Friday, October 10, 2014

Moments of Conception 118 -- The Johnny B. Goode Scene from Back to the Future

All creativity begins with the moment of conception.

That little piece of kindling that gets the fire going. That initial source of inspiration that takes on a life of its own. That single note from which the entire symphony grows. That single spark of life that signals an idea’s movement value, almost screaming to us, something wants to be built here.

And so, in this blog series, I’m going to be deconstructing my favorite moments of conception from popular movies. Each post will contain a video clip from a different film, along with a series of lessons we can learn from the characters.

Today's clip comes from the Johnny B. Goode scene in Back to the Future:

What can we learn?

Develop deeper trust in your own instincts. Marty initially auditions this song at the battle of the bands. But when he gets kicked off stage by the conservative judges, he starts to lose faith in his own abilities. He locks into the pessimistic narrative that he’s no good, that he’s got no future, and that he’s not cut our for music. Which is totally normal. Because in the early stages of the creative process, there’s a very real hunger for feedback on our art. It’s human nature. We’re pining for validation and encouragement to help move the work forward. But something we learn after shipping a few dozen projects is, most feedback is overrated. It rarely reflects who we are as an artist. And more often than not, feedback is just projection of the insecure concerns and character flaws of the individual providing it. In fact, if we’re not careful, an overabundance of feedback can start to bounce us around like a pinball. And we can get so overwhelmed by everyone else’s opinion of our work that the creative momentum fizzles. Marty, had he continued listening to wrong voices, might have given up on music for good. But traveling back in time gave him one final opportunity trust his instincts and play the music he wanted to play. So he did. And he blew people away. Even if they weren’t ready for it yet. Are you giving people’s opinions more weight than they deserve?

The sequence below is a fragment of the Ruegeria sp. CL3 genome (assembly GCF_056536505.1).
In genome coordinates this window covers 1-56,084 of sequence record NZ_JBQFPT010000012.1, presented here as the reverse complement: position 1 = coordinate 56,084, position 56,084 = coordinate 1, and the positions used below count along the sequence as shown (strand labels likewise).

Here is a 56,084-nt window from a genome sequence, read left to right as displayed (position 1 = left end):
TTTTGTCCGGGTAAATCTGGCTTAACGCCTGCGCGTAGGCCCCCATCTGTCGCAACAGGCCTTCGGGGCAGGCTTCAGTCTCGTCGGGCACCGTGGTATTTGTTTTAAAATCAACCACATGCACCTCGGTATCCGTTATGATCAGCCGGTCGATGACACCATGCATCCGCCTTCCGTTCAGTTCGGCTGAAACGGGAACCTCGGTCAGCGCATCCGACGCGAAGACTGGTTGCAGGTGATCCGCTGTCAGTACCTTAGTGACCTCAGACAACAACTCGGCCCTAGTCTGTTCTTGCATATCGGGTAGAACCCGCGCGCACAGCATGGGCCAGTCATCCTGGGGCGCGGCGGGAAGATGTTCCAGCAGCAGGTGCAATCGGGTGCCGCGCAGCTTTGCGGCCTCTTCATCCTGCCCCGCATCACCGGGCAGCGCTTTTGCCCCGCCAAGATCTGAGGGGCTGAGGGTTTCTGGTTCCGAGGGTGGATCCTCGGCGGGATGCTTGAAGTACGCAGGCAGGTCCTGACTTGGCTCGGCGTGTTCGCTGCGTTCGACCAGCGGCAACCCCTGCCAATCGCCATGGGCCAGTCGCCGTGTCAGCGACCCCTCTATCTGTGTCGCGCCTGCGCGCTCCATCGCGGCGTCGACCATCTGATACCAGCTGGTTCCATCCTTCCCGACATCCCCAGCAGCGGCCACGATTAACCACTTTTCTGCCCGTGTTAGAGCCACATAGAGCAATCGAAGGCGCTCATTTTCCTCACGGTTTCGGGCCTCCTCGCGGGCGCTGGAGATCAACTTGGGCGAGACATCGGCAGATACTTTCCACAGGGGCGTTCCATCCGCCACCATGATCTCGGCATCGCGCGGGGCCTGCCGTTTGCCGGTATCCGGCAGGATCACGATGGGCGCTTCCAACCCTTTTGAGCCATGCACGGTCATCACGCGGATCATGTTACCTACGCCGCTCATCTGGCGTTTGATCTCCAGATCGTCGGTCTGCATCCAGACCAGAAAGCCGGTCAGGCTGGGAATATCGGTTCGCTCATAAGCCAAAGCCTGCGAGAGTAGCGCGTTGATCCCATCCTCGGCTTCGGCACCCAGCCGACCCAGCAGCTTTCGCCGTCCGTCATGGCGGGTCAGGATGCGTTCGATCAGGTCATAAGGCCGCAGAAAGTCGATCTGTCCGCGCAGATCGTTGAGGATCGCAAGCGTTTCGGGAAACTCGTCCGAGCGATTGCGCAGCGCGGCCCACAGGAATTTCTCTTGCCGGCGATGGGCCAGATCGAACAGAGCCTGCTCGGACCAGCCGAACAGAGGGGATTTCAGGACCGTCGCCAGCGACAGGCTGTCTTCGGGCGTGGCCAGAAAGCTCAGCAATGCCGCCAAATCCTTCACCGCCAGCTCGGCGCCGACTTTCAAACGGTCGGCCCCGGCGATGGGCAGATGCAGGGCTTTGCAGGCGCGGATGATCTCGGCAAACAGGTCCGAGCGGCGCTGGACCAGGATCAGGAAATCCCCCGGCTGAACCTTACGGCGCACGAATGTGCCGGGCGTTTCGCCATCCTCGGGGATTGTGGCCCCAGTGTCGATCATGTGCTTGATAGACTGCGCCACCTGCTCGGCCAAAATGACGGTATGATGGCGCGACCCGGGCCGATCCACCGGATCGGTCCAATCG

Never underestimate the audience of one. I’ve been listening to this fascinating podcast about the business of show business. During one particular episode, the guest was an accomplished writer, producer and network sitcom runner. When the host asked what his advice to young creators was, he said, just do the show you want to do, because they’re going to cancel it anyway. Wow. There isn’t an artist alive who can’t understand that. Even outside of show business, it’s still applicable. Consider the book industry. Over a million new titles are published every year. Which means, mathematically, most books will be ignored. Most books will fail. So why not write the one you want to write? May as well make art you want to see in the world, since most of the world isn’t going to see it anyway. Marty, then, represents the power of the tiny audience. Because his sole purpose in playing this song is to get two people together. That’s it. Even if the band thinks he’s on drugs, even if the rest of the audience think he’s crazy, as long as his parents are slow dancing the night away, the song has done its job. What hidden audience are you playing for?

If size mattered, dinosaurs would still be around. Marty is convinced that he’s never going to get the chance to play in front of anybody. Like so many young musicians, he struggles with the universal artistic quandary, the longing to be heard. What he doesn’t realize, though, is that life is only limited by our own prejudices. Once we destroy them and cease to be at the mercy of ourselves, it’s amazing how many creative doors fly open. What’s interesting is, had this movie been made more recently, his posture and context and strategy would be completely inverted. Marty wouldn’t be give record labels a second thought. He wouldn’t waste his time competing in battle of the bands. And he certainly wouldn’t struggle to find an audience for his work. He would have created his own leverage and built his own stage and manufactured his own opportunities. Because the modern creator doesn’t need tickets for the starving artist lottery. They no longer have to wait for some invisible jury to stamp their creative passport and tell them their art is okay. They go out and create a market for what they love. Not matter how small that market is. Because if size mattered, the dinosaurs would still be around. When will you voluntarily opt out of the mainstream?

What did you learn?

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Scott Ginsberg
That Guy with the Nametag
Author. Speaker. Strategist. Filmmaker. Publisher. Songwriter.

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